Judge Says Decades-Old New York City Cold Case Killing Shouldn't Go to Trial

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Jose Martinez, pictured in 1969. Courtesy of Joselyn Martinez

When Joselyn Martinez was 9 years old, she made a promise to herself: She would find the man who gunned down her father, Jose Martinez, in front of his restaurant in Inwood, Manhattan, on November 22, 1986. In early 2013, Martinez did just that: With an Internet search, she found out that Justo Santos, who had been convicted of her father's slaying in the Dominican Republic and served a year behind bars there, was now living in Miami. Shortly after her discovery, the New York Police Department traveled to Miami, arrested Santos and brought him back to the city, where he was indicted.

All seemed to go according to plan—for example, Santos could stand trial again because double jeopardy did not apply to criminal proceedings outside of the U.S.—but his lawyers hit the Manhattan district attorney with a surprise argument. So much time had passed between the killing and indictment, they claimed, that trying Santos would unfairly disadvantage his defense, violating his civil rights.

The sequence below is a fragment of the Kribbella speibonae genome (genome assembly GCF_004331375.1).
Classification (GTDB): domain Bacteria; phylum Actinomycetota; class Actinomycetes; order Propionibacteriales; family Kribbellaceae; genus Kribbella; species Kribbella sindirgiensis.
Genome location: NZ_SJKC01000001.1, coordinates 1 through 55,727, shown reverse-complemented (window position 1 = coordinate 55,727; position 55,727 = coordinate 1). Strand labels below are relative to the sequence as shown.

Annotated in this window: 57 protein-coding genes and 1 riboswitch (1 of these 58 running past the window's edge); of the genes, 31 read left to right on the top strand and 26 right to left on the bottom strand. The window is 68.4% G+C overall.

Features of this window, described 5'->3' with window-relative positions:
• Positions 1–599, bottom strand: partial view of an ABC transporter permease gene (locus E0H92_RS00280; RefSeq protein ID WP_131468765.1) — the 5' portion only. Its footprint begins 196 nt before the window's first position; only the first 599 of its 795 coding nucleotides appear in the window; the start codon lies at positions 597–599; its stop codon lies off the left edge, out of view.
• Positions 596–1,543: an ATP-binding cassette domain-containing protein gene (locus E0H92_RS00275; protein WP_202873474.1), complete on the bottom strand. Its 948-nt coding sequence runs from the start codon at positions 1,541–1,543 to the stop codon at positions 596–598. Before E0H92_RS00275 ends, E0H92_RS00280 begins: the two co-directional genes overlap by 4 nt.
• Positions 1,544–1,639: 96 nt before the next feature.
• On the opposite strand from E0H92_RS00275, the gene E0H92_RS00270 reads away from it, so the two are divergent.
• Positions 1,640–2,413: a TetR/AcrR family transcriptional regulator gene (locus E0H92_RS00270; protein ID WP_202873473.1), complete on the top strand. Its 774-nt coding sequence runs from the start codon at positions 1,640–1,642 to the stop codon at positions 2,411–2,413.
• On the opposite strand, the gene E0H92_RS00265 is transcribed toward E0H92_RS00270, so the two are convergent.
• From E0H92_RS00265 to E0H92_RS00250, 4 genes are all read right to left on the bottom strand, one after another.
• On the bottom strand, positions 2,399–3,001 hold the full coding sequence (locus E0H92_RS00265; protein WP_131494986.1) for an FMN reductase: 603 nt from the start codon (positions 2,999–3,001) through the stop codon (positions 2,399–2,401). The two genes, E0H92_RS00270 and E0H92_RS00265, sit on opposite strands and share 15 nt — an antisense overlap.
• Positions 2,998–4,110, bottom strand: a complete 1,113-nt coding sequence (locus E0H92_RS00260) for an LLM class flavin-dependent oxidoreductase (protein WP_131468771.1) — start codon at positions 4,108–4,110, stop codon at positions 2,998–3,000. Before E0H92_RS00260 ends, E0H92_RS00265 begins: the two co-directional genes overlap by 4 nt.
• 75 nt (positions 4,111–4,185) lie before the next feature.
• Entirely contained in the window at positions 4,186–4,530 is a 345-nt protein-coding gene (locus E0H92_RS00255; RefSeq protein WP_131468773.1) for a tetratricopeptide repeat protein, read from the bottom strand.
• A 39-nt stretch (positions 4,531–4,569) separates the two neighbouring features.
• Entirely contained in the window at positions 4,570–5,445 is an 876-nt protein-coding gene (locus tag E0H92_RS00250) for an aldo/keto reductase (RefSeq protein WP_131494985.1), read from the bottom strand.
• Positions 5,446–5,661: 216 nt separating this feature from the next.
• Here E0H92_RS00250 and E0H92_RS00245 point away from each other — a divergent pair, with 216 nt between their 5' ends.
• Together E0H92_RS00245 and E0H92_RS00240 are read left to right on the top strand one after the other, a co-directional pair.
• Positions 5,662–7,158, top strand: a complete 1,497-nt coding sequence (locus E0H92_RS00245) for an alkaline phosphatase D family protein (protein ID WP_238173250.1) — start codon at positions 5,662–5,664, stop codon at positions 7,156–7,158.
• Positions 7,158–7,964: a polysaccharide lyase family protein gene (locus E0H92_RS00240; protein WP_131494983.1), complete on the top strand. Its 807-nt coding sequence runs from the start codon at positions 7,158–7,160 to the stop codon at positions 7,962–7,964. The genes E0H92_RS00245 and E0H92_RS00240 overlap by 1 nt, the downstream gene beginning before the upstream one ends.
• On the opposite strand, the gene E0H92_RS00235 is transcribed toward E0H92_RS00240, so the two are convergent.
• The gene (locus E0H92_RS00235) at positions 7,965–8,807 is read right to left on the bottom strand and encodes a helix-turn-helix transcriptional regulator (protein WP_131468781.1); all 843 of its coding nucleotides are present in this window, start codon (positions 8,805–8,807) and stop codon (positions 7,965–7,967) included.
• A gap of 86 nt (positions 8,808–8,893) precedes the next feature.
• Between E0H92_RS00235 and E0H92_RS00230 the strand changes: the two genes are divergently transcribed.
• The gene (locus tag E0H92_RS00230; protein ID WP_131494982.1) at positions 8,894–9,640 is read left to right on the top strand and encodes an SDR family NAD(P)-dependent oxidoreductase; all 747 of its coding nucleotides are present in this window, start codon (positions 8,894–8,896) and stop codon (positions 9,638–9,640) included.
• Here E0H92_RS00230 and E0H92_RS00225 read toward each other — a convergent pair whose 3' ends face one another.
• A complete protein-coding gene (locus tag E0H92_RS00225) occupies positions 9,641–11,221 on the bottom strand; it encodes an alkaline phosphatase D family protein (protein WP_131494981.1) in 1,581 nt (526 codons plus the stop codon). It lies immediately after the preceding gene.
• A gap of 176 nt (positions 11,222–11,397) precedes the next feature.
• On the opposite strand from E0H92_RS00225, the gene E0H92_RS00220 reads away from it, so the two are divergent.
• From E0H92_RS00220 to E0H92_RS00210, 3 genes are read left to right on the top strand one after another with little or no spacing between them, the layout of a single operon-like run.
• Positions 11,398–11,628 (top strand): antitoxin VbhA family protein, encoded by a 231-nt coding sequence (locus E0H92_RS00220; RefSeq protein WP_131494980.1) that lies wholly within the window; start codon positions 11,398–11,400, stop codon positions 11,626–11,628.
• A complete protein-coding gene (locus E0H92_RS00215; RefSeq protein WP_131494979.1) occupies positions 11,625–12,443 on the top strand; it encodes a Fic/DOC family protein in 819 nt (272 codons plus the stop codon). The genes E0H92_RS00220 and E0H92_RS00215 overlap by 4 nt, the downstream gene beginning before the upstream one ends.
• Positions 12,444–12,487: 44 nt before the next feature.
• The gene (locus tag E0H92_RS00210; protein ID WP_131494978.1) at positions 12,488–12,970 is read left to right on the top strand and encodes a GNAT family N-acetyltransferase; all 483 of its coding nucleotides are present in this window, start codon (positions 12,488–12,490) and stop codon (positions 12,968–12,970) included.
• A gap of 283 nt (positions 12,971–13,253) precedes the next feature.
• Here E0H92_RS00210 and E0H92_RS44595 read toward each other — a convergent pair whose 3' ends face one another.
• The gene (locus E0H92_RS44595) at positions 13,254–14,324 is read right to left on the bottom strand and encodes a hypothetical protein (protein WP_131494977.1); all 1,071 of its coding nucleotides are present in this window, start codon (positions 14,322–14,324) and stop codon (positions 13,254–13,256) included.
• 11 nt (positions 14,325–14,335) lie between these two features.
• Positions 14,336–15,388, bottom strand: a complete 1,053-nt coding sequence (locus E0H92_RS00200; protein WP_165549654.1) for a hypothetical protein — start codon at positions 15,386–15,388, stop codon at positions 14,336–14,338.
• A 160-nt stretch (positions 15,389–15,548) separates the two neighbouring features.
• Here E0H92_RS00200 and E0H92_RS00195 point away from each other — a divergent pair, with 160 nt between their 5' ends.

Today, New York Supreme Court Justice Robert Stolz sided with the defense. He dismissed the indictment, telling the court this has been an unusual, difficult and sad case. The Manhattan district attorney, however, may still appeal Stolz's decision.

Joselyn, who like many in her family wore a round pin with her father's photo in the courtroom, was composed when she left. Her reaction began with stoic resolve; she said "it is what it is" as she walked toward the elevator. Speaking to reporters before her departure, however, she did not mince her words: The dismissal was yet another injustice.

"He's a murderer and he worked the system to get away with it," she said of Santos.

In a statement, Manhattan District Attorney Cyrus R. Vance, Jr. said: "We have supported the victim's daughter in her personal quest for justice, because we believe cold cases should not be forgotten cases. I would like to thank Ms. Martinez for her perseverance and her dedication to finding her father's killer. While we respect the decision of the court today, we will closely review it and consider our appellate options."

Lawrence Herrmann, Santos's lawyer, had described Santos's prosecution as a "perfect model" of what the police department and district attorney should not do.

"It's a very, very carefully reasoned decision based on the evidence and the lack of evidence," he told Newsweek.